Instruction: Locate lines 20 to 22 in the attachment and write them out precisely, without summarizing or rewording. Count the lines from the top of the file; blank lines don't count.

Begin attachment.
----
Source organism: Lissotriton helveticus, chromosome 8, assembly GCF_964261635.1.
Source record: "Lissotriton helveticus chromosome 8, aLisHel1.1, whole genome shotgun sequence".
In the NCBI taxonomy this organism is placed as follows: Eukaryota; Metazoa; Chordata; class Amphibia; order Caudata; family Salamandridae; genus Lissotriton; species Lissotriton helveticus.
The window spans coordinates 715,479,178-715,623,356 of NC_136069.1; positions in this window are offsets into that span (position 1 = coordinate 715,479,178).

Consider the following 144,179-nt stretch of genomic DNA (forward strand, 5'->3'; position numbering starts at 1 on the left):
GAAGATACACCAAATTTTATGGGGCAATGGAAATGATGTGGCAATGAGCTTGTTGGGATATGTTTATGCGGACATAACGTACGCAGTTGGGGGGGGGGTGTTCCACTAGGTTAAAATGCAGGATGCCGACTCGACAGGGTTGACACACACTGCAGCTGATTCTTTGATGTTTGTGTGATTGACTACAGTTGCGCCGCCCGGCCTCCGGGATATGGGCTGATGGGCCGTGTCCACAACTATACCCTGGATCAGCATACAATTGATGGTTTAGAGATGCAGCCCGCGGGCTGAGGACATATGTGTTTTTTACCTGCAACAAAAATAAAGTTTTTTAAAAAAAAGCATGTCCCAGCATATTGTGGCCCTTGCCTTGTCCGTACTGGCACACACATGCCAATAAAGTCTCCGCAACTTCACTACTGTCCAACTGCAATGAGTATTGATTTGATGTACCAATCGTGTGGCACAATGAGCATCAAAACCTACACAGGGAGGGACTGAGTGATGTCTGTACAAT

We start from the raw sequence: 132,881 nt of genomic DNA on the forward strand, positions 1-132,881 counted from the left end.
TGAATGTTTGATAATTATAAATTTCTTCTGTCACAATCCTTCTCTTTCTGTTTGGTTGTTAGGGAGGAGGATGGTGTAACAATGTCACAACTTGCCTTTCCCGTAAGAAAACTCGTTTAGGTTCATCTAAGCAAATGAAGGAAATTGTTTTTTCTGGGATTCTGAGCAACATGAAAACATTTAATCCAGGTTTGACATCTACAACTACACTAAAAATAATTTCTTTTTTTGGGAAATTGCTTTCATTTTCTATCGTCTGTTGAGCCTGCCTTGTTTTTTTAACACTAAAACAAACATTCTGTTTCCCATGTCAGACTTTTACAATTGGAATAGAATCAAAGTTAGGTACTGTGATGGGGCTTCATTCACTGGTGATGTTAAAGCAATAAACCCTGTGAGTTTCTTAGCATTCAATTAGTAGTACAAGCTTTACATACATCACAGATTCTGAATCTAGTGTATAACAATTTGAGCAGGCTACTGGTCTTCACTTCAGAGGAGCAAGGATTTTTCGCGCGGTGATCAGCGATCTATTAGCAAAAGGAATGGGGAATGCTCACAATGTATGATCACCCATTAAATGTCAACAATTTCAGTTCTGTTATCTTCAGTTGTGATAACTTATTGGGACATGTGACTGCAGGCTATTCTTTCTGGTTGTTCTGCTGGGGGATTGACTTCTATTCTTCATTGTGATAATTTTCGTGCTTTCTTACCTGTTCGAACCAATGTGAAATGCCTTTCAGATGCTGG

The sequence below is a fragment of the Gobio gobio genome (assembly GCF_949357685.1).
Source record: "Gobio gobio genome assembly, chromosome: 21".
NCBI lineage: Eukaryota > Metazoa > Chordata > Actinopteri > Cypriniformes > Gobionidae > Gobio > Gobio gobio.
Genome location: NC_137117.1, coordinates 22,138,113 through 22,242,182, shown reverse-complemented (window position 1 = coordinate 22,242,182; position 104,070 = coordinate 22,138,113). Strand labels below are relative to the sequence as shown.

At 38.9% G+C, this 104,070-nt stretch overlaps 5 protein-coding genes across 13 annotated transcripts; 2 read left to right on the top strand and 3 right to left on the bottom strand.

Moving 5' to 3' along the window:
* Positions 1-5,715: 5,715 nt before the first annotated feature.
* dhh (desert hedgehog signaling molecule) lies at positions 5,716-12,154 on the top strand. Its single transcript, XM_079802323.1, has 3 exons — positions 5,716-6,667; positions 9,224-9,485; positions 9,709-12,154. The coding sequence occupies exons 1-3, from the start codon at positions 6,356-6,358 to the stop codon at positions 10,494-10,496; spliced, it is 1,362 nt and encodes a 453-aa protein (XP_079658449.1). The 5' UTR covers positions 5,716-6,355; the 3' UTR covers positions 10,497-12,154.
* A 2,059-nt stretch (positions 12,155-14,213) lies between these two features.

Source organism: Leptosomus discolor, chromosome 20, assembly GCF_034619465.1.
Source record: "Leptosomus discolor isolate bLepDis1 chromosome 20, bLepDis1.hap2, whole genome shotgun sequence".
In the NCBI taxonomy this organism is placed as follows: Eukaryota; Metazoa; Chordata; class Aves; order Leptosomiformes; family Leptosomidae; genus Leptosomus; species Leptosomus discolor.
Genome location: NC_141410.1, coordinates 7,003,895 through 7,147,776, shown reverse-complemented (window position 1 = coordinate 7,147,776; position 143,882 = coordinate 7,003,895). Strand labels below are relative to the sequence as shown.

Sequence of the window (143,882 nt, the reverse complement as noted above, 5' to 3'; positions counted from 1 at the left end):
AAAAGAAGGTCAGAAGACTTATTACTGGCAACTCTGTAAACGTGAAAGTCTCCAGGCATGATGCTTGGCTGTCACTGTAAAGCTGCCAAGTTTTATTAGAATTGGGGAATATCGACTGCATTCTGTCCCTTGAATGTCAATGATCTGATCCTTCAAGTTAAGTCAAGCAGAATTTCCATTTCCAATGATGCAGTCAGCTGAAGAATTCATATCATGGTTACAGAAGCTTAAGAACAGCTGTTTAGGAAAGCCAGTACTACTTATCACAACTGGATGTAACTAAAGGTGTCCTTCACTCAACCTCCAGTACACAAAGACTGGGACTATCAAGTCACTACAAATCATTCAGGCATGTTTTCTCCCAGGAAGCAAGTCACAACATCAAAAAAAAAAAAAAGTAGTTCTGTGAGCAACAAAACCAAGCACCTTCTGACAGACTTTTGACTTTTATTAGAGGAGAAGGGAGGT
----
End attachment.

In the NCBI taxonomy this organism is placed as follows: Eukaryota; Metazoa; Chordata; class Aves; order Leptosomiformes; family Leptosomidae; genus Leptosomus; species Leptosomus discolor.
Genome location: NC_141410.1, coordinates 7,003,895 through 7,147,776, shown reverse-complemented (window position 1 = coordinate 7,147,776; position 143,882 = coordinate 7,003,895). Strand labels below are relative to the sequence as shown.

Sequence of the window (143,882 nt, the reverse complement as noted above, 5' to 3'; positions counted from 1 at the left end):